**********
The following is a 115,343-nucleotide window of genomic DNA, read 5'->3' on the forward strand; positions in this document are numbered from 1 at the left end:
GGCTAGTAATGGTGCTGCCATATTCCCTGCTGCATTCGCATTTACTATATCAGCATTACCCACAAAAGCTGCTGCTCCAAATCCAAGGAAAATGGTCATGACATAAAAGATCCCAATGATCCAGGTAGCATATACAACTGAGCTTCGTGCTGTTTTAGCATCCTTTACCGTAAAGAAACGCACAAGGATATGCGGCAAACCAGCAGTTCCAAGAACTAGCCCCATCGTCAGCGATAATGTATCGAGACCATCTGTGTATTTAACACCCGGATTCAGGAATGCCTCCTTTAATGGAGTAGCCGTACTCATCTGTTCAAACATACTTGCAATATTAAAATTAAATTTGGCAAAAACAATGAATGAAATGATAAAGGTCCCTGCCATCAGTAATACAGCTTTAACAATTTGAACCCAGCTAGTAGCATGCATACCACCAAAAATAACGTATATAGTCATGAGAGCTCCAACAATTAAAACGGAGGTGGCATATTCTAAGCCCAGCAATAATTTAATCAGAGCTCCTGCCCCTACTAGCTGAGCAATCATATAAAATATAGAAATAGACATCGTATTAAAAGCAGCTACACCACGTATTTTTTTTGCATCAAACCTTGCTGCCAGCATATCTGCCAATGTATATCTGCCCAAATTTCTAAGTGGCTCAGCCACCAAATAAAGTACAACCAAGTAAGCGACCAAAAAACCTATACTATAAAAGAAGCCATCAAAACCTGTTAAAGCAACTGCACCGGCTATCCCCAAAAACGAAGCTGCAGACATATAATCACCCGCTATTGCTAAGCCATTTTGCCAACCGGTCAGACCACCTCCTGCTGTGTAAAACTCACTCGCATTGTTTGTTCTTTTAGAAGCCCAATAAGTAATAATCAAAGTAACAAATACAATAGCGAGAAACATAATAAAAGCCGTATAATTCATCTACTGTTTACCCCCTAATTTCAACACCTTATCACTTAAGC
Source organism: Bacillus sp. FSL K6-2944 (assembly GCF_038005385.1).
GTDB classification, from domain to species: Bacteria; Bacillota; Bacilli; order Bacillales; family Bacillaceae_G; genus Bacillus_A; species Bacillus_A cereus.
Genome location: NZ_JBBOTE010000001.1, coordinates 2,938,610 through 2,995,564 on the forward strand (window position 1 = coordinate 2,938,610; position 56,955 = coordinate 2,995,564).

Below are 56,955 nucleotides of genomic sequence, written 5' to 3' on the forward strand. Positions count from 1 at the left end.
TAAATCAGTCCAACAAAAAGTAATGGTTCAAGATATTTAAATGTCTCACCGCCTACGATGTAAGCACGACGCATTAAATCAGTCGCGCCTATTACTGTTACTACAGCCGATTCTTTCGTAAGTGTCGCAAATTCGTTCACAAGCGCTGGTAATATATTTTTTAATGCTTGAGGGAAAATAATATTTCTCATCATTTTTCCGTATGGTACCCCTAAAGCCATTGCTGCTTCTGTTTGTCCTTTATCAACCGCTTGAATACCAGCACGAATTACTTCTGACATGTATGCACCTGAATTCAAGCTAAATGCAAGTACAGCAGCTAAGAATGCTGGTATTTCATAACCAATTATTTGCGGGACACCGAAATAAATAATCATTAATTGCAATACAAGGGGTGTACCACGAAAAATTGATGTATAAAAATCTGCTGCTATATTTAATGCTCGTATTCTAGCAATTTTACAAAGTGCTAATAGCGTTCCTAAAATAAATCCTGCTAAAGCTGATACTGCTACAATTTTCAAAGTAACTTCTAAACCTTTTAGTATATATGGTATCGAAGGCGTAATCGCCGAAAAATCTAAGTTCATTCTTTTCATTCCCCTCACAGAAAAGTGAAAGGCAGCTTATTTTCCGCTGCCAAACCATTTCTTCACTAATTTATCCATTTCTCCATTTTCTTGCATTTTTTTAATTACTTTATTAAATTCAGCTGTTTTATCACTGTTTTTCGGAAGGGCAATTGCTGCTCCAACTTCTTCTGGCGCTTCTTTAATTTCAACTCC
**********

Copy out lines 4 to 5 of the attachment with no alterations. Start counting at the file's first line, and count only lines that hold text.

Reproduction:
GTDB classification, from domain to species: Bacteria; Bacillota; Bacilli; order Bacillales; family Bacillaceae_G; genus Bacillus_A; species Bacillus_A cereus.
Genome location: NZ_JBBOTE010000001.1, coordinates 2,938,610 through 2,995,564 on the forward strand (window position 1 = coordinate 2,938,610; position 56,955 = coordinate 2,995,564).